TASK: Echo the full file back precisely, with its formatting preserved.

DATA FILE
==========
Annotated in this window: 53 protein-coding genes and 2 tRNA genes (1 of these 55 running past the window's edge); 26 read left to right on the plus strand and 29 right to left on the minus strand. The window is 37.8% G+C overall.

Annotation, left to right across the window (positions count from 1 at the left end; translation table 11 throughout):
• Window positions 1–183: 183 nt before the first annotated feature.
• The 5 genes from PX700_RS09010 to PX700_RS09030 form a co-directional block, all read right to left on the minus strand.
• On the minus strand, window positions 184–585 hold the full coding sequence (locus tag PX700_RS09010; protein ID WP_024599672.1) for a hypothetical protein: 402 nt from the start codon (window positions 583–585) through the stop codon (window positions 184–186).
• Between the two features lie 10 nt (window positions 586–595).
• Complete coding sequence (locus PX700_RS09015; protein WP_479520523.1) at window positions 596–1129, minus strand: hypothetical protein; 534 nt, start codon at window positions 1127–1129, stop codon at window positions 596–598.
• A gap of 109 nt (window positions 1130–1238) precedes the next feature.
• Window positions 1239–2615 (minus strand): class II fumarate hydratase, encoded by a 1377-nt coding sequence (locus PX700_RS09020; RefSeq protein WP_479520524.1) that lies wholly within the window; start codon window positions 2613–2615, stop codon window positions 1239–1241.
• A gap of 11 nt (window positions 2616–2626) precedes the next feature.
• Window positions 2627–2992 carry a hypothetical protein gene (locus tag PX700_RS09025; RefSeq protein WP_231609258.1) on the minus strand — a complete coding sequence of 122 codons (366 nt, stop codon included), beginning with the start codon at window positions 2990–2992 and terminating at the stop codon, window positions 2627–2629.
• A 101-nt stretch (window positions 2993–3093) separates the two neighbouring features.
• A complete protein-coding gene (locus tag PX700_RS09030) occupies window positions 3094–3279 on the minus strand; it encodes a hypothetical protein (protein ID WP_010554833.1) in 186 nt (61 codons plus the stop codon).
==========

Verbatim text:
Annotated in this window: 53 protein-coding genes and 2 tRNA genes (1 of these 55 running past the window's edge); 26 read left to right on the plus strand and 29 right to left on the minus strand. The window is 37.8% G+C overall.

Annotation, left to right across the window (positions count from 1 at the left end; translation table 11 throughout):
• Window positions 1–183: 183 nt before the first annotated feature.
• The 5 genes from PX700_RS09010 to PX700_RS09030 form a co-directional block, all read right to left on the minus strand.
• On the minus strand, window positions 184–585 hold the full coding sequence (locus tag PX700_RS09010; protein ID WP_024599672.1) for a hypothetical protein: 402 nt from the start codon (window positions 583–585) through the stop codon (window positions 184–186).
• Between the two features lie 10 nt (window positions 586–595).
• Complete coding sequence (locus PX700_RS09015; protein WP_479520523.1) at window positions 596–1129, minus strand: hypothetical protein; 534 nt, start codon at window positions 1127–1129, stop codon at window positions 596–598.
• A gap of 109 nt (window positions 1130–1238) precedes the next feature.
• Window positions 1239–2615 (minus strand): class II fumarate hydratase, encoded by a 1377-nt coding sequence (locus PX700_RS09020; RefSeq protein WP_479520524.1) that lies wholly within the window; start codon window positions 2613–2615, stop codon window positions 1239–1241.
• A gap of 11 nt (window positions 2616–2626) precedes the next feature.
• Window positions 2627–2992 carry a hypothetical protein gene (locus tag PX700_RS09025; RefSeq protein WP_231609258.1) on the minus strand — a complete coding sequence of 122 codons (366 nt, stop codon included), beginning with the start codon at window positions 2990–2992 and terminating at the stop codon, window positions 2627–2629.
• A 101-nt stretch (window positions 2993–3093) separates the two neighbouring features.
• A complete protein-coding gene (locus tag PX700_RS09030) occupies window positions 3094–3279 on the minus strand; it encodes a hypothetical protein (protein ID WP_010554833.1) in 186 nt (61 codons plus the stop codon).